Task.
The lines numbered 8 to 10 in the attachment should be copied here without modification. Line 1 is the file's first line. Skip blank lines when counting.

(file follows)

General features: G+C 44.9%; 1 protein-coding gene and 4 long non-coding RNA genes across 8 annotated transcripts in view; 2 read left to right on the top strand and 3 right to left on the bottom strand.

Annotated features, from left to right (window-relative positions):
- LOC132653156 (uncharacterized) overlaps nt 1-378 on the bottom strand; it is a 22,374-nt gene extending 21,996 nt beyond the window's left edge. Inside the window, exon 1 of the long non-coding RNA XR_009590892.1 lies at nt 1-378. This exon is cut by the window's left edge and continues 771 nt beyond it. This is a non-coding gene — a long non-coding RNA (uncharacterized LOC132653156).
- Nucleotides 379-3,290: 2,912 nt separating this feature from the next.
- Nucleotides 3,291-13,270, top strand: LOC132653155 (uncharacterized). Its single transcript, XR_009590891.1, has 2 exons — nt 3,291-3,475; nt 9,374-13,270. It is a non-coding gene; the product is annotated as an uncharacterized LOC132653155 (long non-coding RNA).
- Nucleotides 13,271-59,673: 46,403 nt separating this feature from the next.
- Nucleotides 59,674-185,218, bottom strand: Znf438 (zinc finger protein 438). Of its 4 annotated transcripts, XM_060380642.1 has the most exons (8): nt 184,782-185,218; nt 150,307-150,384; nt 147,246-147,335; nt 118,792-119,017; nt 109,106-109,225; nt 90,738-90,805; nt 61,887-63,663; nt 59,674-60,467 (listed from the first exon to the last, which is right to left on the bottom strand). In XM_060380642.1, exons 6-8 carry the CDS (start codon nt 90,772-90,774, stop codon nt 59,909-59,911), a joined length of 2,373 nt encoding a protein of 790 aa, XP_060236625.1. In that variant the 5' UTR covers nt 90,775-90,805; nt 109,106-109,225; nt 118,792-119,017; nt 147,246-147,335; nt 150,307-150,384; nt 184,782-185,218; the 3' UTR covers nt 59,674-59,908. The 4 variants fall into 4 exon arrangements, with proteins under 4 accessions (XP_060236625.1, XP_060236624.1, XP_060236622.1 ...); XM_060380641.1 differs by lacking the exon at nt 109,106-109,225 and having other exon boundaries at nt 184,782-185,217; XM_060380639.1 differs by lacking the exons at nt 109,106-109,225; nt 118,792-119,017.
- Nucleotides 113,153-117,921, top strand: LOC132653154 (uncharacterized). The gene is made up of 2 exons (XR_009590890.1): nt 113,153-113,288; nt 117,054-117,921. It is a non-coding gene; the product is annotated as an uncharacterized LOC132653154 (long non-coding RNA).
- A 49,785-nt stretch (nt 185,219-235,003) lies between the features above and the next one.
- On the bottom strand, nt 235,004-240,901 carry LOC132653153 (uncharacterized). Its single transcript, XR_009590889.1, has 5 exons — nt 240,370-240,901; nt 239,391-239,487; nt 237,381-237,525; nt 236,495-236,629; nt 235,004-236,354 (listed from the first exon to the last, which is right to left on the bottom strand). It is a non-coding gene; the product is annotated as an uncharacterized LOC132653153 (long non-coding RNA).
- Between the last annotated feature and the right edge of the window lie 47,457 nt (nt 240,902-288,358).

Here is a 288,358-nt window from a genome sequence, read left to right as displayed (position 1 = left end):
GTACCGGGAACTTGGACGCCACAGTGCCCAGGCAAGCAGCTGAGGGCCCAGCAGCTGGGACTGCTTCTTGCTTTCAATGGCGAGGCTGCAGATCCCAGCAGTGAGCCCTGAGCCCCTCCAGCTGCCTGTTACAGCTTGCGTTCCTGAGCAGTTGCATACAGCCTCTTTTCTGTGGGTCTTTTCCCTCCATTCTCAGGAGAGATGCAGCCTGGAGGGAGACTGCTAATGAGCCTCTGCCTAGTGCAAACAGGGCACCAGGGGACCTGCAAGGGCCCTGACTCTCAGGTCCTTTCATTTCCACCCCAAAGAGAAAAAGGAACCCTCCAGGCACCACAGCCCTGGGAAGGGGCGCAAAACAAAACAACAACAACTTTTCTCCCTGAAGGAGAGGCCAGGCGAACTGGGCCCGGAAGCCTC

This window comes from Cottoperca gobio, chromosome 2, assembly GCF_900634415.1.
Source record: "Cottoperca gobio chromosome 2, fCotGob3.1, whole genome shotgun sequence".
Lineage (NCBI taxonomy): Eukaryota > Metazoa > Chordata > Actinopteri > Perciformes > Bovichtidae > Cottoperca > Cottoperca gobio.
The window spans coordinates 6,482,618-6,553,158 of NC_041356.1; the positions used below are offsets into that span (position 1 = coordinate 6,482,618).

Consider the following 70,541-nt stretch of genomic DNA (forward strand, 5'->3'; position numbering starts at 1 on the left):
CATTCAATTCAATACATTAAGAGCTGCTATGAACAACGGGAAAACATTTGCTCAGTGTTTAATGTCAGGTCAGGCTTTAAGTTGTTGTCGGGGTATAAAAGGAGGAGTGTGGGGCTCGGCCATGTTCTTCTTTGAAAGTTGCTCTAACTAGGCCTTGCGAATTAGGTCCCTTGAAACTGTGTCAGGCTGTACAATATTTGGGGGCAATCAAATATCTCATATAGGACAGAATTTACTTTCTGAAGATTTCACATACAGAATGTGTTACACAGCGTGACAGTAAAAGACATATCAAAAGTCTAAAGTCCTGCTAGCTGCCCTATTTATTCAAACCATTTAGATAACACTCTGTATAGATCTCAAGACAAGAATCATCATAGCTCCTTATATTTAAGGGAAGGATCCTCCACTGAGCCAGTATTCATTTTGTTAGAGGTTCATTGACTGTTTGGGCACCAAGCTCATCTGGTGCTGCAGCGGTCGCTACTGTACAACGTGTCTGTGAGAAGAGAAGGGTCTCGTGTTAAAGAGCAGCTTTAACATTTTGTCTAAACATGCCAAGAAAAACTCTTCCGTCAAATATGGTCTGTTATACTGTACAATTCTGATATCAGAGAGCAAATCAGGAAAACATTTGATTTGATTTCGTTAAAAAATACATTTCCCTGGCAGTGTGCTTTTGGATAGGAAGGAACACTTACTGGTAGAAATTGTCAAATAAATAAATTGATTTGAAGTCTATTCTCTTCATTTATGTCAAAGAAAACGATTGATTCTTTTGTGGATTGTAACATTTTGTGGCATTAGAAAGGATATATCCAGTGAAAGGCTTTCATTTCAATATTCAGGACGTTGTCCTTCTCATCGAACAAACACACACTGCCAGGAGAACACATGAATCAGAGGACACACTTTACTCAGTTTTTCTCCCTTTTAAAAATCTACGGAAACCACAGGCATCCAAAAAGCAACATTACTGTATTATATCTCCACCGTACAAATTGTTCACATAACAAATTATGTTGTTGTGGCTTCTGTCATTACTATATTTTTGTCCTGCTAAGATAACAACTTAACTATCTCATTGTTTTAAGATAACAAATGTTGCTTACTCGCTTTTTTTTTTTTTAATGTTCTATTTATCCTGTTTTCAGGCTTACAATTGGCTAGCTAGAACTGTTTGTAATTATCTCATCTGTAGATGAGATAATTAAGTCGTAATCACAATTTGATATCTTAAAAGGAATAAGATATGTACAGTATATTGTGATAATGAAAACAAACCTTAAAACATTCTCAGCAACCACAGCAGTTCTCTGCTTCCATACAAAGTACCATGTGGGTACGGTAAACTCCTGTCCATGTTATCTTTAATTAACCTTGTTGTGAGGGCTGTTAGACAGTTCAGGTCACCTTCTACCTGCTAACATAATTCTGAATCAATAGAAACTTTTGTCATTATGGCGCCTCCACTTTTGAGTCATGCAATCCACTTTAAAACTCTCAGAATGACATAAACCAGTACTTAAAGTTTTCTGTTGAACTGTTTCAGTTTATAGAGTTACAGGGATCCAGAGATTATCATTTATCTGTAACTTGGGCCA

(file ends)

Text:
- Nucleotides 113,153-117,921, top strand: LOC132653154 (uncharacterized). The gene is made up of 2 exons (XR_009590890.1): nt 113,153-113,288; nt 117,054-117,921. It is a non-coding gene; the product is annotated as an uncharacterized LOC132653154 (long non-coding RNA).
- A 49,785-nt stretch (nt 185,219-235,003) lies between the features above and the next one.
- On the bottom strand, nt 235,004-240,901 carry LOC132653153 (uncharacterized). Its single transcript, XR_009590889.1, has 5 exons — nt 240,370-240,901; nt 239,391-239,487; nt 237,381-237,525; nt 236,495-236,629; nt 235,004-236,354 (listed from the first exon to the last, which is right to left on the bottom strand). It is a non-coding gene; the product is annotated as an uncharacterized LOC132653153 (long non-coding RNA).